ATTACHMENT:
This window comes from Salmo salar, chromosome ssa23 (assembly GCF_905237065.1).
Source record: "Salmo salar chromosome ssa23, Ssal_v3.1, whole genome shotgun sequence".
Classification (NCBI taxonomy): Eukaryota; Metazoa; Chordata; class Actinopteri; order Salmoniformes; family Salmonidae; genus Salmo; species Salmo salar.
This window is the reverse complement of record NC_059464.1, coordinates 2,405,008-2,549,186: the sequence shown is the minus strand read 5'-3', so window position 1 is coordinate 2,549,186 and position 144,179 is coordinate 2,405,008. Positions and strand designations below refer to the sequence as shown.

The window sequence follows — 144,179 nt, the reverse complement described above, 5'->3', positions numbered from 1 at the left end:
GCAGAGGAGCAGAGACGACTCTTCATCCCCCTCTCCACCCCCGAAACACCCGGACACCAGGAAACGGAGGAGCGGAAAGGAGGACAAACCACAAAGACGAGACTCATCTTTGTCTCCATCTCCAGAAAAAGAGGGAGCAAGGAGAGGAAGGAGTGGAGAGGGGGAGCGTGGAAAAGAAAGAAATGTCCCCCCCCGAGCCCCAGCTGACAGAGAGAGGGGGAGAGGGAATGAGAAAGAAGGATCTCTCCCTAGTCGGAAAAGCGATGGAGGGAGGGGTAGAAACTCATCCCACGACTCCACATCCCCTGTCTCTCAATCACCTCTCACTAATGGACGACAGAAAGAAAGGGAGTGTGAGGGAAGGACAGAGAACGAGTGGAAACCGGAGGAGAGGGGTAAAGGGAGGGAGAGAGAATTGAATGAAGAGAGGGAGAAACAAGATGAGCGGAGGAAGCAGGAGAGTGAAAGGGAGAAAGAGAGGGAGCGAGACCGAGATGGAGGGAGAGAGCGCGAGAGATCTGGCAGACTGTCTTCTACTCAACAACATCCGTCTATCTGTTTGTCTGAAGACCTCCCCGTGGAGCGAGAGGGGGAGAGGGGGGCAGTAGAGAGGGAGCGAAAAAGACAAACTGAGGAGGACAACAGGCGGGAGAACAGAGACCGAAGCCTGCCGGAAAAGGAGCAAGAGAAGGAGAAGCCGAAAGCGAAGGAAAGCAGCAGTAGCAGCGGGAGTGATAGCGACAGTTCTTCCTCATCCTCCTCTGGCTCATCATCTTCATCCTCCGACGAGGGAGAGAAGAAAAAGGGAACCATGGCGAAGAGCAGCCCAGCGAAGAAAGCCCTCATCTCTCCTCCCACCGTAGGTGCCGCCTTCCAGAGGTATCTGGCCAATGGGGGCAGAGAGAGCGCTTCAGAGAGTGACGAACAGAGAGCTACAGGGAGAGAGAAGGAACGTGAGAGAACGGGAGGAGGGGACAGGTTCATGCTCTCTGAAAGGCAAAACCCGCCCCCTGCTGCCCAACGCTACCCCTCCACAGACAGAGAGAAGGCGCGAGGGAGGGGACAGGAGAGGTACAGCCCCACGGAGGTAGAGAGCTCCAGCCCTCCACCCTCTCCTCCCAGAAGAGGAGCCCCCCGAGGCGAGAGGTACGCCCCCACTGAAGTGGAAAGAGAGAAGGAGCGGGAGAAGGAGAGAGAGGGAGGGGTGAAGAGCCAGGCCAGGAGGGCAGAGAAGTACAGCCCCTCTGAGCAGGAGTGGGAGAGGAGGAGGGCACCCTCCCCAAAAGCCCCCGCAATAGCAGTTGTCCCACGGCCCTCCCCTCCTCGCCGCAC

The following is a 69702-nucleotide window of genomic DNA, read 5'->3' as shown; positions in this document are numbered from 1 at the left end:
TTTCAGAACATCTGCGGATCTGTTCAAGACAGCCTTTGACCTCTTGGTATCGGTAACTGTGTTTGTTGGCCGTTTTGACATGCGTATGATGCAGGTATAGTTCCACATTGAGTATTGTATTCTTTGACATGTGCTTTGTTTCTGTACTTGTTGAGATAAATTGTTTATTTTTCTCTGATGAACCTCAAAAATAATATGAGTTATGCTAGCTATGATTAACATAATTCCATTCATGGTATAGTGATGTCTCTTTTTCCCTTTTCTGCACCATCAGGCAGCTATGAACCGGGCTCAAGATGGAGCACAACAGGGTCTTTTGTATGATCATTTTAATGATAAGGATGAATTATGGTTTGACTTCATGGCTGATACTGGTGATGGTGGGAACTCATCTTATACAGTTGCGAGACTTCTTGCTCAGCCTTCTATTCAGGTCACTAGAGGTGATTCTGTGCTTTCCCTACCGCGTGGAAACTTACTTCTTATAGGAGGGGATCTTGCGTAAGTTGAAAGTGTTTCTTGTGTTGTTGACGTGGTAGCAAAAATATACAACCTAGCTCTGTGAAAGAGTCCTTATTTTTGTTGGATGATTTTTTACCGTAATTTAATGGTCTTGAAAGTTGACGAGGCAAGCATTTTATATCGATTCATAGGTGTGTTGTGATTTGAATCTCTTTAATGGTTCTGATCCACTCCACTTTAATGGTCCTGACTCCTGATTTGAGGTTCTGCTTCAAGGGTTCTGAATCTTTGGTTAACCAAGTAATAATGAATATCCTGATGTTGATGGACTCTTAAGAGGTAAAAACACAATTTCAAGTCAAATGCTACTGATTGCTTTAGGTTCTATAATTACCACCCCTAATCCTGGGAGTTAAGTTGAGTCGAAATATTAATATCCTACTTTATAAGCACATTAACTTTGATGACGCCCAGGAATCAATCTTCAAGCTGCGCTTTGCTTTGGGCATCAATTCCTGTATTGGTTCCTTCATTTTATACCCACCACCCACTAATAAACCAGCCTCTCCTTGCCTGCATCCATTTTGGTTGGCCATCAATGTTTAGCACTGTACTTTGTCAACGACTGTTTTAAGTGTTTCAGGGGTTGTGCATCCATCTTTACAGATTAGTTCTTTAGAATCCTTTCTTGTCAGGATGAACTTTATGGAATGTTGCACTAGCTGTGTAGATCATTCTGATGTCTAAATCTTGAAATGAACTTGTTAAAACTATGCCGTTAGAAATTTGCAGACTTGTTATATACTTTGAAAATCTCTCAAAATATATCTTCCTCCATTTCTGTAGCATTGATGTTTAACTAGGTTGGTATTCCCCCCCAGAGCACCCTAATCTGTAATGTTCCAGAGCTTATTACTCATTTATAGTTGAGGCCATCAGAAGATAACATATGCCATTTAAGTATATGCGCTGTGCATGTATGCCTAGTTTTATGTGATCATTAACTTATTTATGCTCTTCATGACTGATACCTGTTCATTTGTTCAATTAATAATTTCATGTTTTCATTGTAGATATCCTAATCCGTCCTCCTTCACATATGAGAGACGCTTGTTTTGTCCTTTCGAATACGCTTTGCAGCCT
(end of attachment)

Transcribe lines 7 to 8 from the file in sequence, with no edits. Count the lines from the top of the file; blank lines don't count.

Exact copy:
The following is a 69702-nucleotide window of genomic DNA, read 5'->3' as shown; positions in this document are numbered from 1 at the left end:
TTTCAGAACATCTGCGGATCTGTTCAAGACAGCCTTTGACCTCTTGGTATCGGTAACTGTGTTTGTTGGCCGTTTTGACATGCGTATGATGCAGGTATAGTTCCACATTGAGTATTGTATTCTTTGACATGTGCTTTGTTTCTGTACTTGTTGAGATAAATTGTTTATTTTTCTCTGATGAACCTCAAAAATAATATGAGTTATGCTAGCTATGATTAACATAATTCCATTCATGGTATAGTGATGTCTCTTTTTCCCTTTTCTGCACCATCAGGCAGCTATGAACCGGGCTCAAGATGGAGCACAACAGGGTCTTTTGTATGATCATTTTAATGATAAGGATGAATTATGGTTTGACTTCATGGCTGATACTGGTGATGGTGGGAACTCATCTTATACAGTTGCGAGACTTCTTGCTCAGCCTTCTATTCAGGTCACTAGAGGTGATTCTGTGCTTTCCCTACCGCGTGGAAACTTACTTCTTATAGGAGGGGATCTTGCGTAAGTTGAAAGTGTTTCTTGTGTTGTTGACGTGGTAGCAAAAATATACAACCTAGCTCTGTGAAAGAGTCCTTATTTTTGTTGGATGATTTTTTACCGTAATTTAATGGTCTTGAAAGTTGACGAGGCAAGCATTTTATATCGATTCATAGGTGTGTTGTGATTTGAATCTCTTTAATGGTTCTGATCCACTCCACTTTAATGGTCCTGACTCCTGATTTGAGGTTCTGCTTCAAGGGTTCTGAATCTTTGGTTAACCAAGTAATAATGAATATCCTGATGTTGATGGACTCTTAAGAGGTAAAAACACAATTTCAAGTCAAATGCTACTGATTGCTTTAGGTTCTATAATTACCACCCCTAATCCTGGGAGTTAAGTTGAGTCGAAATATTAATATCCTACTTTATAAGCACATTAACTTTGATGACGCCCAGGAATCAATCTTCAAGCTGCGCTTTGCTTTGGGCATCAATTCCTGTATTGGTTCCTTCATTTTATACCCACCACCCACTAATAAACCAGCCTCTCCTTGCCTGCATCCATTTTGGTTGGCCATCAATGTTTAGCACTGTACTTTGTCAACGACTGTTTTAAGTGTTTCAGGGGTTGTGCATCCATCTTTACAGATTAGTTCTTTAGAATCCTTTCTTGTCAGGATGAACTTTATGGAATGTTGCACTAGCTGTGTAGATCATTCTGATGTCTAAATCTTGAAATGAACTTGTTAAAACTATGCCGTTAGAAATTTGCAGACTTGTTATATACTTTGAAAATCTCTCAAAATATATCTTCCTCCATTTCTGTAGCATTGATGTTTAACTAGGTTGGTATTCCCCCCCAGAGCACCCTAATCTGTAATGTTCCAGAGCTTATTACTCATTTATAGTTGAGGCCATCAGAAGATAACATATGCCATTTAAGTATATGCGCTGTGCATGTATGCCTAGTTTTATGTGATCATTAACTTATTTATGCTCTTCATGACTGATACCTGTTCATTTGTTCAATTAATAATTTCATGTTTTCATTGTAGATATCCTAATCCGTCCTCCTTCACATATGAGAGACGCTTGTTTTGTCCTTTCGAATACGCTTTGCAGCCT